Principles of leadership

I have been fortunate enough to be exposed to inspiring workplaces with great leaders and thinkers of all shapes and styles. And through my observations and own experiences, I’ve picked up on some core principles that I find prevalent in all great leaders.

First and foremost, I find the most fundamental principle of leadership to be empathy. It is not management, power, or hierarchal position. And it’s not how extroverted or charismatic you are. It’s the consistent and deliberate practice of placing yourself in the shoes of your customers and the people you work with. The second principle is ego. More specifically; the ability to control it and detect when it is influencing your behaviour. Everyone has an ego, but it is especially damaging if allowed to reign over your decision making. And finally; direction. Direction is about doing the right thing; maintaining focus on what matters, and filtering any external noise which detracts from this focus.

The leadership equation


Take away your ego, add empathy and direction, and you have leadership.

In reality, there is a good degree of overlap and crossover between these principles. For example, you cannot be empathetic if you are egotistic. And you cannot be focused on what matters if you are not empathetic. But for the sake of clarity, I will go into the details of each principle separately.


Empathy is about seeing the world through other people’s eyes, and leading through their perspectives, wants and needs. Humans have the natural inclination to dwell inside the mental cocoons of their own psyche. The remarkable leader is one who develops the ability to look, feel and think beyond themselves, and understand the viewpoints and thought patterns of others. This is the single most powerful mental skill you can possess, not just in the domain of leadership, but in every aspect of life that involves people.

Great leaders empathise with the people that surround them, and great companies empathise with their customers and the markets they seek to penetrate. Empathy-driven companies solve real problems for the customer, and thus succeed. Ego-driven companies solve problems that don’t exist or don’t matter (e.g. revenue, profits, etc) and thus fail.

Here are some practical way you can practice empathy:


Ego is about self-awareness and introspection. While empathy is about looking into others, ego is about looking into and understanding yourself.  Everyone has an ego. Yes, you too. It’s unavoidable, and it’s human. Your ego has the potential to be highly destructive, and people who are most effective at leading keep their egos from driving their behaviour. Ego-induced mind states and behaviour include wanting to be right, wanting to be obeyed, defensiveness, personalising events, feeling offended and feeling angry.

Ego-driven leadership can be a blocker to utilising and unlocking the talents and skills present in a team. You can either lead through your ego, and keep these talents locked away, or you can disregard your ego and lead through others. This means enabling others to be leaders themselves in some shape or form, whether it is advocating a good idea, or empowering an individual or group to take ownership over something that matters to them.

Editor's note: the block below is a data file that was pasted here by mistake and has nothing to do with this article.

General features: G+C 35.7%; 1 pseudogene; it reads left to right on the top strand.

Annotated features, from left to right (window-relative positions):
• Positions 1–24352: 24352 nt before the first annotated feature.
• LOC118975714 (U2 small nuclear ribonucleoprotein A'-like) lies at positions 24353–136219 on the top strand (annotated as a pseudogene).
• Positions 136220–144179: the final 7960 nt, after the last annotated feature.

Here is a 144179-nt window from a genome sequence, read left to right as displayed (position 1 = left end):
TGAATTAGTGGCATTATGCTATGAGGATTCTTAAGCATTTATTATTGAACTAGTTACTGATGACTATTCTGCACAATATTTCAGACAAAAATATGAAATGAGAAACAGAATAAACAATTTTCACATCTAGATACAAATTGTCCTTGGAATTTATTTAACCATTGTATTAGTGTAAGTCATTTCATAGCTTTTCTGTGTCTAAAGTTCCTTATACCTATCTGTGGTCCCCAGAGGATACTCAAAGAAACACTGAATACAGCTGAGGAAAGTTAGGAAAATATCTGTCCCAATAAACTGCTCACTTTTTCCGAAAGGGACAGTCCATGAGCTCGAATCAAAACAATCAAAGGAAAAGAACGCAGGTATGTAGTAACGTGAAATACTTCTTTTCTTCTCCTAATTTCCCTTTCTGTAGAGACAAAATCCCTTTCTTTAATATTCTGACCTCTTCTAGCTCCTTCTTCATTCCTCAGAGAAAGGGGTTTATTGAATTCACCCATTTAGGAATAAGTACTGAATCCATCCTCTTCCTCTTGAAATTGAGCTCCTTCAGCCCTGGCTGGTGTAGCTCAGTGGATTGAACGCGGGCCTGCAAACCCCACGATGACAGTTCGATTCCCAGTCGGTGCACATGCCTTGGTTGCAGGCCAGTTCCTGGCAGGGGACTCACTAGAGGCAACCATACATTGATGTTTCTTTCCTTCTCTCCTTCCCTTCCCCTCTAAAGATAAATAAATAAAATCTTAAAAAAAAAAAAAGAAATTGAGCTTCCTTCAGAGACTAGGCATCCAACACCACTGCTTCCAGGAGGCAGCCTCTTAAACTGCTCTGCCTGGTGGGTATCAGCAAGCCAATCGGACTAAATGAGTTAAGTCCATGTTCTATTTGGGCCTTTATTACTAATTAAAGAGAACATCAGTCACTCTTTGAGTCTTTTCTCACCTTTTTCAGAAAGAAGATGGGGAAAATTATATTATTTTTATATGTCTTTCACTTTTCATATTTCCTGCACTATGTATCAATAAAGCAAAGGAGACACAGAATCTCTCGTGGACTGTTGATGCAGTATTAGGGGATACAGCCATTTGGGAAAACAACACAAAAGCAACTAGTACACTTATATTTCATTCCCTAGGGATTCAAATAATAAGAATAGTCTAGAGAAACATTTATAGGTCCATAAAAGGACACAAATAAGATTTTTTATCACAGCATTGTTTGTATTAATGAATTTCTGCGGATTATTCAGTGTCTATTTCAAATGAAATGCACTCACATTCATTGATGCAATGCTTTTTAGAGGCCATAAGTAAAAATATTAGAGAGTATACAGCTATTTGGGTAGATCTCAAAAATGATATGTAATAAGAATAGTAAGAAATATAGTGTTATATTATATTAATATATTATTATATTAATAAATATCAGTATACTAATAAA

Ways you can practice the principle of ego include:


Direction is the constant, unrelenting focus on what matters, and what makes an impact. 

Opinions don’t matter; data matters. Words don’t matter; actions do. What your ego says doesn’t matter, but your gut instinct, which is a product of your intuition and past experiences, does. (Yes, there is a difference). Your vision doesn’t matter, if it doesn’t resonate with the customers that you seek to attract.

Direction is also just as much about enforcing focus, as it is about implementing it.

How you can practice good direction:

In essence

In essence, what does an empathetic, introspective (not ego driven), and focused (directed) leader look like? They know what matters for the company, and they listen and delegate well. They do not lose their temper often, and they shield the team against noise that detracts from focus. They are empathetic and conscious of the need for self-development of the people around them. They are easy to talk to, and approachable, but extremely firm and relentless with maintaining focus. They do not jump to conclusions on poor performance, but they do not hesitate to relieve people of their roles within good reason. They lead by example, and are willing to get their hands dirty. And finally, they can be just like you and I.

Really, this is just an idealistic view of leadership which reflects my personal experiences and viewpoints. There are vastly differing styles of leadership which prove to be effective in different contexts. And mostly importantly, there is also no such thing as a perfect, empathetic, ego-free, focused leader. The human condition means you will sway from these principles from time to time, and you will make mistakes. You will lose your temper, get offended, or sometimes engage in destructive behaviour. But the more you consciously make the effort to develop these skills and traits, the more positive impact you will make in whatever you may be engaged in.


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